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Who are the staff at Human Rights Watch?

Our staff is composed of 76 different nationalities. We are lawyers, journalists, diplomats, country specialists, fundraisers, public health experts, former United Nations officials, accountants, and even a physicist or two. We speak more than 75 languages.

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What does it take to be a researcher at Human Rights Watch?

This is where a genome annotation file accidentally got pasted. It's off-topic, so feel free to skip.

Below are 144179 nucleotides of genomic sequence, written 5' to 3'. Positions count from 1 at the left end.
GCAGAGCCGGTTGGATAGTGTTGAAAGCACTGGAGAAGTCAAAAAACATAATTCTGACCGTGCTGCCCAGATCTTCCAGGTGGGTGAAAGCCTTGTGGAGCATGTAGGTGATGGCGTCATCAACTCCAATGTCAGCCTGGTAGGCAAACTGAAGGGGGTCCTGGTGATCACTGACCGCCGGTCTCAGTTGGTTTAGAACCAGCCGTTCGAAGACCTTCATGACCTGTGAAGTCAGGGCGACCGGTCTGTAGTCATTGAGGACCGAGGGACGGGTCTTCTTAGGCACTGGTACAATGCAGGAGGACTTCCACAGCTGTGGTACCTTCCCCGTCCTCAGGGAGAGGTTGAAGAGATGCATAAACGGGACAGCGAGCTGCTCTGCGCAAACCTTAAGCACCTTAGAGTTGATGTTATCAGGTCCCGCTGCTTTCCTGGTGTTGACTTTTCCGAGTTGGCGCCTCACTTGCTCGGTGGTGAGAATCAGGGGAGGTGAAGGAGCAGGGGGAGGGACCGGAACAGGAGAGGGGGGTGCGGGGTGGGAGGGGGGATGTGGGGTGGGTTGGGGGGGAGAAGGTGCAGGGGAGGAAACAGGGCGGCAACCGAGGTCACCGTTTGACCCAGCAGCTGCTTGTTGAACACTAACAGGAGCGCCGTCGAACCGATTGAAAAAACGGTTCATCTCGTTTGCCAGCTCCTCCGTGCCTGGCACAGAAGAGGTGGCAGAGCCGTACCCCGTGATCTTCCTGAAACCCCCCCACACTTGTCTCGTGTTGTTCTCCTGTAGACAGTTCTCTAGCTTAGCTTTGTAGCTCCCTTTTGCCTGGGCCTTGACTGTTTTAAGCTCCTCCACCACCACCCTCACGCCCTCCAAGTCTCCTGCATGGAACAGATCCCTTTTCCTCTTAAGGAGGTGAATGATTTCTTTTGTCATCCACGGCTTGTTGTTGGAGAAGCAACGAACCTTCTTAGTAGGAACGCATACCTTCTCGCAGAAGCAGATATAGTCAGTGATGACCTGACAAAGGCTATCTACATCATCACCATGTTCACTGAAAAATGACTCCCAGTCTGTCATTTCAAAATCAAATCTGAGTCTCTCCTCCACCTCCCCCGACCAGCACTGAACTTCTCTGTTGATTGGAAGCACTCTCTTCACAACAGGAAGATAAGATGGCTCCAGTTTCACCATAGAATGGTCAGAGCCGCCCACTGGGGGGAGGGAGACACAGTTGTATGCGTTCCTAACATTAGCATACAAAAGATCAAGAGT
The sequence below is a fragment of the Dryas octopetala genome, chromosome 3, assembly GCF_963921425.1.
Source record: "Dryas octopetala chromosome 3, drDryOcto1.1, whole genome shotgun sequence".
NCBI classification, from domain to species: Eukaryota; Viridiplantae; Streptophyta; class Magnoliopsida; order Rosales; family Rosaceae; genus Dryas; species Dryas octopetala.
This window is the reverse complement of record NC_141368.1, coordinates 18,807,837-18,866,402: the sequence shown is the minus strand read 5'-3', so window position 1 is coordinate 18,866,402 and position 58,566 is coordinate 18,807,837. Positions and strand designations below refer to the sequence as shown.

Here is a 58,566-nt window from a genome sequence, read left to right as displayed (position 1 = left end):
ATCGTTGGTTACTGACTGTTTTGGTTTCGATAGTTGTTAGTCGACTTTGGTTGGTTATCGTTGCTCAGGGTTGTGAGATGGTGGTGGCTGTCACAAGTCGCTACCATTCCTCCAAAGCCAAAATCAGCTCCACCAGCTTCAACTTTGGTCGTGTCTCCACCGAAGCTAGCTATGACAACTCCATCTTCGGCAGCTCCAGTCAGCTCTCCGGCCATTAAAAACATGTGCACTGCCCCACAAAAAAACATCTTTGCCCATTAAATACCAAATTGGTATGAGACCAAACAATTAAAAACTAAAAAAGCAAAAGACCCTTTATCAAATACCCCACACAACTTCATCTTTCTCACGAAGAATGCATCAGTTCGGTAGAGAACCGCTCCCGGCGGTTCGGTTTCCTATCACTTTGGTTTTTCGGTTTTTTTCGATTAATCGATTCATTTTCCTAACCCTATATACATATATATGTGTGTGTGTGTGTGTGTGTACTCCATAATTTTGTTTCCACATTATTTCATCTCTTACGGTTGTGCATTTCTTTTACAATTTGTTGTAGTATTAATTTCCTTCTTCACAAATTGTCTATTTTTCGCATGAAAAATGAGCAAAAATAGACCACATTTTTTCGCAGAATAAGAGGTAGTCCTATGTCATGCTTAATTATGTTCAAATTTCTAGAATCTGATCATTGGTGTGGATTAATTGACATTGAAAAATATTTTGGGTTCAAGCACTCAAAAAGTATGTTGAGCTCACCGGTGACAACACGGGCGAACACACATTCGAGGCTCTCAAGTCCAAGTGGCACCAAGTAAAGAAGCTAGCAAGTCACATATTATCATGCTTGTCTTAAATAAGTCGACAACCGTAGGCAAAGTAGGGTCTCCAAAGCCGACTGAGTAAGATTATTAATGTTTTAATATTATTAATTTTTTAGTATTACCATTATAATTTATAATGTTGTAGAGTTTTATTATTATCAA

Researchers at Human Right s Watch are highly trained professionals with a wide range of skills. They have profound knowledge of the countries they cover- history, language, social customs -and the issues they specialize in, like women's rights, refugees, or the laws of war. They know how to conduct interviews in the field with victims and witnesses who are often traumatized. They build alliances with local organizations working on the same topic. They speak to the media, handle tough questions on live TV, and compose elegant tweets. Most of all, they are credible, persuasive, and firm in meeting government officials and other powerful people. It's a tall order! And a tough but rewarding job.